In the days before captain Vaughan, this would be the moment to panic, the time to start writing off England's chances. The England team of the 1990s seldom recovered from a poor start when on tour. But times have changed, and the current England side is a far more stable outfit. Winning six consecutive Test series has given them confidence, and even when they are panicking they do not seem to show it.
It helps when you have been in this position before and managed to get it right when it counts, and you only have to look at the tour of South Africa last winter to see evidence of this. England, as they have been here, were very poor in the warm-up matches. They were pulverised by South Africa A in Potchefstroom in the final game before the first Test, yet a week later in Port Elizabeth they comfortably defeated their hosts by seven wickets.
Duncan Fletcher, the England coach, was keen to point this out as he attempted to put a positive spin on the team's build-up to Saturday's encounter.
"What has happened in this game is not ideal," he admitted. "We would have liked our batters to spend a few more overs out in the middle but it is similar to what happened in South Africa 12 months ago. We started like this but we went on to play some very good cricket and won the series. And knowing the quality of the players, we will be able to do it again." Fletcher accepted that some of the cricket played by England since their arrival had been lacklustre, but he was confident that the players would be able to switch on once the Tests started.
"Hopefully the guys will be able to lift the intensity and get it to what is required at Test match level," the coach said. "We have probably lacked a little bit of intensity here but they are the kind of players who realise how important each Test match is and I am sure they will play the cricket they are capable of playing on Saturday."
Prior to yesterday, England's likely Test bowlers had had a pretty decent time of it in Pakistan. With the exception of Flintoff, they had all taken wickets, and no opposing batsman had looked particularly comfortable against them.
But that changed as Pakistan A went in search of the 245 runs they needed for victory. Taufeeq Umar and Imran Farhat gave an indication of the home side's approach at the end of the second day when they smashed 31 off four overs, and this attitude continued on the final day. Farhat struck Stephen Harmison for three boundaries in his first over and Shahid Nazir, the nightwatchman, followed the example when he smashed 13 off Matthew Hoggard's second over.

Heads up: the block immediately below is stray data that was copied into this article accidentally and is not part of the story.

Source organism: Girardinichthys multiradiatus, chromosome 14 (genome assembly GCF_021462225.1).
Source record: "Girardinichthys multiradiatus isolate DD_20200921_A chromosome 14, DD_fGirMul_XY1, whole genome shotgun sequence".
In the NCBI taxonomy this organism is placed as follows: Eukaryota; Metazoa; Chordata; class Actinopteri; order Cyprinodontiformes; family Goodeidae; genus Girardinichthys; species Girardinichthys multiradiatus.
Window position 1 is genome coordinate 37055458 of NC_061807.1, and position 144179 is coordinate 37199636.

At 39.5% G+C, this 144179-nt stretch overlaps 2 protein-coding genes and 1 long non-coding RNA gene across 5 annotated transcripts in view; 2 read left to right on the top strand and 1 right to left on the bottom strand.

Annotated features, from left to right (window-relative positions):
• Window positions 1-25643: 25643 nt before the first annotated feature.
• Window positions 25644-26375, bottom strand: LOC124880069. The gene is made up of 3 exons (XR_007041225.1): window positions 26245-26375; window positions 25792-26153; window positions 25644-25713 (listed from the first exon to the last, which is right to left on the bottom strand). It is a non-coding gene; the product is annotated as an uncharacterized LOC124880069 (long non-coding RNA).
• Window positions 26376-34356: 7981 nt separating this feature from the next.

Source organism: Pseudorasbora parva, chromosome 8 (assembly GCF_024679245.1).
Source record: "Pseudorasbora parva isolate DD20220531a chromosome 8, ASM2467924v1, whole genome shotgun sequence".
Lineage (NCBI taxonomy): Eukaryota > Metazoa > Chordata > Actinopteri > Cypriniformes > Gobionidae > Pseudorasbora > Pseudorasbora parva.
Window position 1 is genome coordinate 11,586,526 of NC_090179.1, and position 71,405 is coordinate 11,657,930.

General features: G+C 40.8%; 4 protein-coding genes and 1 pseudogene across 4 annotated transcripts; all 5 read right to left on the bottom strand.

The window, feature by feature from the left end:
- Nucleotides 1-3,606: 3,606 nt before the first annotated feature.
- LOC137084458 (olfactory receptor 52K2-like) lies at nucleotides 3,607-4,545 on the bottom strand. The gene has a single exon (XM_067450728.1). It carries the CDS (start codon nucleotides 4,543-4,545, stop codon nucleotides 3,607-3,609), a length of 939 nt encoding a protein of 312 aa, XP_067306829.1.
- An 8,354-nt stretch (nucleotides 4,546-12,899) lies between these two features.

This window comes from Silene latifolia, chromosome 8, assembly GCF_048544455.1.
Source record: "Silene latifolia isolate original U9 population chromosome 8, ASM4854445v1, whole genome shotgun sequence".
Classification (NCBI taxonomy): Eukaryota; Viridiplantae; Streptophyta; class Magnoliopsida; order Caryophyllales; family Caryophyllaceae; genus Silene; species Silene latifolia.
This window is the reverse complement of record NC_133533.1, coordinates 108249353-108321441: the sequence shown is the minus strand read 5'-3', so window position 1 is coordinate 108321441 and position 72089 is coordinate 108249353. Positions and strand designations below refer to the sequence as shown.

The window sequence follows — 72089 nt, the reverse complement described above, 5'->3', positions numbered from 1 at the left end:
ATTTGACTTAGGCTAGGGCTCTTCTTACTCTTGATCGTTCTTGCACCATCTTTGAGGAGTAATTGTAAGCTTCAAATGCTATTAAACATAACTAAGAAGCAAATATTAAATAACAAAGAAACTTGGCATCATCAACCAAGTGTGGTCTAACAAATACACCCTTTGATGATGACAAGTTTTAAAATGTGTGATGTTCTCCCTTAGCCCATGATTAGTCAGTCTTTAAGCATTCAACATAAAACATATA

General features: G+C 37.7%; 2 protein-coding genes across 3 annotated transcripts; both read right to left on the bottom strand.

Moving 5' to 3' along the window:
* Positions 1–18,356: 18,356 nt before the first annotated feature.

The loss of Farhat, who retired hurt after being hit on the arm by Harmison, failed to discourage Shahid, who then pulled Flintoff for two fours and a six. Flintoff got his man, when a slower ball bowled Shahid on 43, but the sight of England's Ashes hero giving the batsman a send-off highlighted his frustration.
Flintoff picked up his second wicket four overs later when Faisal Athar gave him a return catch, and at that time England would have still believed they could win the game. Shahid Yousuf and Hasan Raza, however, had other ideas. Hasan clipped Flintoff - in Gordon Greenidge style, with his left leg in the air - over backward square-leg for six, before hitting Ashley Giles over his head for a similar amount.
These were fearless shots from a batsman who oozes class. Hasan is the youngest player ever to play Test cricket. He made his debut at the age of 14 years 227 days in October 1996, but he has not played a Test in three years. He is now 23 and as a member of Pakistan's Test squad has an outside chance of playing in Multan. Judging by the way in which he dealt with England's bowlers during his excellent 71, he has little to worry about.
England's two spinners had a decent spell but neither Giles nor Shaun Udal ever really looked like taking a wicket. The worry for England is that the quicker bowlers did not either, and by the end they had resorted to bowling bouncers. They all seemed short of ideas on a pitch that had more in it than the one on which they are likely to play at the weekend.
Scoreboard from Lahore
England won toss
England - First Innings 126 (Mohammad Asif 7-62).
Pakistan A - First Innings 138 (M J Hoggard 4-39).
England - Second Innings 256 (P D Collingwood 61, A J Strauss 56; Mansoor Amjad 5-97).
Pakistan A - Second Innings (Overnight: 31 for 1)
Imran Farhat not out 37
Shahid Nazir b Flintoff 43
Faisal Athar c and b Flintoff 8
Yousuf lbw b Flintoff 57
* Hasan Raza not out 71
Extras (lb6 nb9) 15
Total (for 4, 52.2 overs) 246
Fall: 1-27 2-98 3-103 4-232.
Did not bat: Mansoor Amjad, ÝAmin-ur-Rehman, Arshad Khan, Mohammad Asif, Mohammad Khalil.
Bowling: Hoggard 8-1-50-1; Harmison 13-5-40-0; Flintoff 10.2-0-67-3; Giles 9-1-41-0; Udal 9-0-34-0; Collingwood 3-1-8-0.
Pakistan A won by six wickets
Umpires: Mian Aslam and Saleem Badar.Reuse content